Proposed Big River Steel Mill Gives Community ‘Reason to Exist'

by Jan Cottingham  on Monday, Feb. 11, 2013 12:00 am  

• A $175 million rebar plant in Amory, Miss. Ground was broken for the plant in 2008, but Correnti and partners never came up with the necessary funding.

Events largely out of Correnti’s control doomed those projects, Chitwood said, citing the housing bust, the subsequent recession and the failure by the federal government to support the alternative energy industry. And disappointed Mississippians have short memories, neglecting to credit Correnti for the $650 million steel mill he started in Lowndes County, Chitwood said. That Severstal plant now employs about 700.

“He brought them one great steel mill down there. That’s what I cannot understand. A success like he brought them with Severstal, those are once-in-a-lifetime things,” Chitwood said. “If Santa Claus brings you a bag of toys but forgets the licorice stick, maybe you could cut him a break,” he said, laughing.

Grant Tennille and his team at the Arkansas Economic Development Commission said they had read the stories about Correnti’s failures but decided to focus on his track record starting the kind of businesses he’s proposing for Arkansas: steel mills.

Regarding the silicon and rebar projects, “in neither case were any deals struck for state incentives. No state money was ever paid to anybody. No deals ever closed,” said Tennille, executive director of the AEDC. The economic downturn scuttled those projects, he said.

“We looked at those things and we understood what had happened and obviously it made us cautious,” Tennille said. “But one of the things we kept falling back on is that every time this guy has built a steel mill, he’s built the steel mill and it’s operated. And in every case, they’re still operating.”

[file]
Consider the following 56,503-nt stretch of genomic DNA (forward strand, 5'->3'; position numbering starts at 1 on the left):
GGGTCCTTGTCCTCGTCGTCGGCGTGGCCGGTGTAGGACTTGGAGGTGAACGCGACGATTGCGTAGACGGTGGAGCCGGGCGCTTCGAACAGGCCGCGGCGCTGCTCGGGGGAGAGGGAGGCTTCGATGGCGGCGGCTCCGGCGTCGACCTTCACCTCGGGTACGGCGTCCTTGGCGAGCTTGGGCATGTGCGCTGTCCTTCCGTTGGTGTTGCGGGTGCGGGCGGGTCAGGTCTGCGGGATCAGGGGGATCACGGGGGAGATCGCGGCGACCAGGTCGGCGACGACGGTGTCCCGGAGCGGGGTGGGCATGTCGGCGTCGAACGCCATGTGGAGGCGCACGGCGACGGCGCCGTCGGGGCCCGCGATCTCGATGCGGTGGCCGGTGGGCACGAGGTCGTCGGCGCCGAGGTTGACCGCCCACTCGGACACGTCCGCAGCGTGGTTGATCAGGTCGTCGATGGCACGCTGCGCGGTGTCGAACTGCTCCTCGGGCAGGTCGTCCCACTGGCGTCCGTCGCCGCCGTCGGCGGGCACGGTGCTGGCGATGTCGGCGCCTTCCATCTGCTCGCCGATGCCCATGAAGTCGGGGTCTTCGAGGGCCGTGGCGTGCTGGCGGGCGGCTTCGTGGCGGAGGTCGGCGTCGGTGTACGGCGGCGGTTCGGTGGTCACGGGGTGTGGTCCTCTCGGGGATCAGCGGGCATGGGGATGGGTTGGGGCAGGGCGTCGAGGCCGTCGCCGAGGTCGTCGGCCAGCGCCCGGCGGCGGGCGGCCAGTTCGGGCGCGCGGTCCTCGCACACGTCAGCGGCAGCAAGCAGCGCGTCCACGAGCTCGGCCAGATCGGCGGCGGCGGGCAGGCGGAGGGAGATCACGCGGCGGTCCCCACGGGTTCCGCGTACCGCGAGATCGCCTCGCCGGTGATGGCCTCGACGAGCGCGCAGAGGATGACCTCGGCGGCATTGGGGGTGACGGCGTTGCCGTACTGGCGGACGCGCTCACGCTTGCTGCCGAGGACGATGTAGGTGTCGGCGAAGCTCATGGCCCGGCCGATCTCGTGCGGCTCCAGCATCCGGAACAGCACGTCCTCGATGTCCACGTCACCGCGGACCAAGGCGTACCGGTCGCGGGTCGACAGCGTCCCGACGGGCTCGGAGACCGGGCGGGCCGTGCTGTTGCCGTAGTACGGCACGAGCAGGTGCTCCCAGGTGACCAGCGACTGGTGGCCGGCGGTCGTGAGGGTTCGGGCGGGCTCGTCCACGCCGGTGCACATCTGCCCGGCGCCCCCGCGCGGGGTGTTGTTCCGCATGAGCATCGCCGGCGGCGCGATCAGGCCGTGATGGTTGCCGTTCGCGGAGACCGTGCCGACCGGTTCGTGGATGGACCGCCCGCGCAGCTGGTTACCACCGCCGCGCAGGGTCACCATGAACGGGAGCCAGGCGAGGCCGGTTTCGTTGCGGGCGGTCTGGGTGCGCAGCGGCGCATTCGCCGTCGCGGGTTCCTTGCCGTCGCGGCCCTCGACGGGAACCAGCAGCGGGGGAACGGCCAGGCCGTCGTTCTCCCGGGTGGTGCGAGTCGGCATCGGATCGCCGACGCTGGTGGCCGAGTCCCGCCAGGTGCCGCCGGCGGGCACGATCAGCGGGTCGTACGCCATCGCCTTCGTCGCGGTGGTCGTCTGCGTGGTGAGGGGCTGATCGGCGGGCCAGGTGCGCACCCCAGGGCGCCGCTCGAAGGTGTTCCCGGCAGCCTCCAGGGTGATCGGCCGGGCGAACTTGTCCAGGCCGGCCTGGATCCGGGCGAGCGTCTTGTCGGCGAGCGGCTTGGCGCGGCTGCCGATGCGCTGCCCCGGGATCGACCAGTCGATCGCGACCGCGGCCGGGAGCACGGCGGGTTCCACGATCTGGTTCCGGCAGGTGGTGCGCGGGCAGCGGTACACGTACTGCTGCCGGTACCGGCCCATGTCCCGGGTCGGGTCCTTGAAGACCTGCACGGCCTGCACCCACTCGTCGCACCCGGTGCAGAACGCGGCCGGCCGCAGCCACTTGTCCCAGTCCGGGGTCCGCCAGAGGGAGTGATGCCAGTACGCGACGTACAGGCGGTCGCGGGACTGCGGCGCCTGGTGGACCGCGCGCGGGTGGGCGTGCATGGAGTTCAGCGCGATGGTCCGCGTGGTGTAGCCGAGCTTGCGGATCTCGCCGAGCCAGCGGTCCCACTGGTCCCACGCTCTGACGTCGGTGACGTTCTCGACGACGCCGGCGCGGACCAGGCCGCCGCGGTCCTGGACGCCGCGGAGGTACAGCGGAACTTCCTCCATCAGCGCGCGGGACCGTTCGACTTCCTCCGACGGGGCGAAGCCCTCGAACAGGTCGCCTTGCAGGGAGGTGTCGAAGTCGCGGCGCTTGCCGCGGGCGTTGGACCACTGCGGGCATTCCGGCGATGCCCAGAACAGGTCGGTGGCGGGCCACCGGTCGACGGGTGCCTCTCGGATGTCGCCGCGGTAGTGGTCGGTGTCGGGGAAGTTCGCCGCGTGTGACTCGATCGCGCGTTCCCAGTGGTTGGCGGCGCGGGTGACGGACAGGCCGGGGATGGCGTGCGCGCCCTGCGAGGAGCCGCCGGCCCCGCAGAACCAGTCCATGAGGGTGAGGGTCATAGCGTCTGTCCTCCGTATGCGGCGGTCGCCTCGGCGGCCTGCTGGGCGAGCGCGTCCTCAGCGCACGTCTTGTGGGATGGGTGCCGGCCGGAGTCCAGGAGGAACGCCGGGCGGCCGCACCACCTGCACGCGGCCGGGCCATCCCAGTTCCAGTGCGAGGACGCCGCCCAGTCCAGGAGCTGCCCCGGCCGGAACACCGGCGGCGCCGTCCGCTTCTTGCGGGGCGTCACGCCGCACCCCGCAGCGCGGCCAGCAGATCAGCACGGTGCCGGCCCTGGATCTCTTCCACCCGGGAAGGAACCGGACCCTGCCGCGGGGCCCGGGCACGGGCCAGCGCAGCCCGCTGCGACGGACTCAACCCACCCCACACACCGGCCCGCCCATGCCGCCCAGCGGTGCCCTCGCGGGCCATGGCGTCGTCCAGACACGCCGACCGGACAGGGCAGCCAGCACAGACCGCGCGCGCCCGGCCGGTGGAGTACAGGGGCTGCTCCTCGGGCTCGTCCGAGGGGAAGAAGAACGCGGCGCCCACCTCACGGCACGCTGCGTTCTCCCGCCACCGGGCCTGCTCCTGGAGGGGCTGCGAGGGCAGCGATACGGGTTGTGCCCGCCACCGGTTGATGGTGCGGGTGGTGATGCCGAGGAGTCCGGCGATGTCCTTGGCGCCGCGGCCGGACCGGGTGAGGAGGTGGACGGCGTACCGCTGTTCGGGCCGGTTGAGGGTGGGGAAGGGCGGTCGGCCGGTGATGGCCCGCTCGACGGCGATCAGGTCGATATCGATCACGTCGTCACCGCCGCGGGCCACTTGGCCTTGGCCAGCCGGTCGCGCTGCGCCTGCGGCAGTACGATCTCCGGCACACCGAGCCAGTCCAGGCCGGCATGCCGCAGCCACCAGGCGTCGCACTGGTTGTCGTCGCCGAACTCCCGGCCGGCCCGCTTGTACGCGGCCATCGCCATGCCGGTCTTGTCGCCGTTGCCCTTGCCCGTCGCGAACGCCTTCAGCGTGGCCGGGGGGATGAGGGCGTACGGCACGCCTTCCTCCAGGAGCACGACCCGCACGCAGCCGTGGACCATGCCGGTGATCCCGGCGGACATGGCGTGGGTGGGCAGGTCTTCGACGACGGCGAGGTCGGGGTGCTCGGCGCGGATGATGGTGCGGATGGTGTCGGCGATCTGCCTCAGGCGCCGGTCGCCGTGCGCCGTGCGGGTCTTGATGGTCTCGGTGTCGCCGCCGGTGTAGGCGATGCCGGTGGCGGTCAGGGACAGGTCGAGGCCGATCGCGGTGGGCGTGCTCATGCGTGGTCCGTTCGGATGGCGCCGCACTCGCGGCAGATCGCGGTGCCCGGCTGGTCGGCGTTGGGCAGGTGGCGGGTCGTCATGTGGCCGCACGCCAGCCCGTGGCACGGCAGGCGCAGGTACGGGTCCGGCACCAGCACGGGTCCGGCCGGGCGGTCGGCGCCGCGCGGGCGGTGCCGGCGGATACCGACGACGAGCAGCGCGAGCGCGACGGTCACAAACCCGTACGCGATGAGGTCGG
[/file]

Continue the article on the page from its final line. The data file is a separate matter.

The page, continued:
Correnti is a deal maker, Tennille said, and some of those deals have been better than others. “But if we’re going to be partners with somebody who’s going to build a steel mill, he may be the best one in the whole world.”

Tennille has also emphasized the safeguards the state has sought to build into the deal, which calls for Arkansas to issue general obligation bonds to fund a $50 million loan to Big River, $70 million to prepare the site and $5 million for bond insurance.

And he emphasized the deep pockets of the investors, particularly the Koch brothers, whose Koch Industries of Wichita, Kan., has annual revenue of about $115 billion, making it one of the largest private companies in the United States.

In addition, Correnti is a known quantity in Arkansas. He maintains a home in Blytheville and once led Nucor Inc., which has two steel facilities in Mississippi County. “I’ve got a lot of comfort with Osceola because of my history there,” Correnti said.

‘Steel Mill Heaven’

Correnti has called the site of the proposed mill “steel mill heaven” because of its proximity to methods of transportation: the Mississippi River, the Burlington Northern Santa Fe railroad and Interstate 55.



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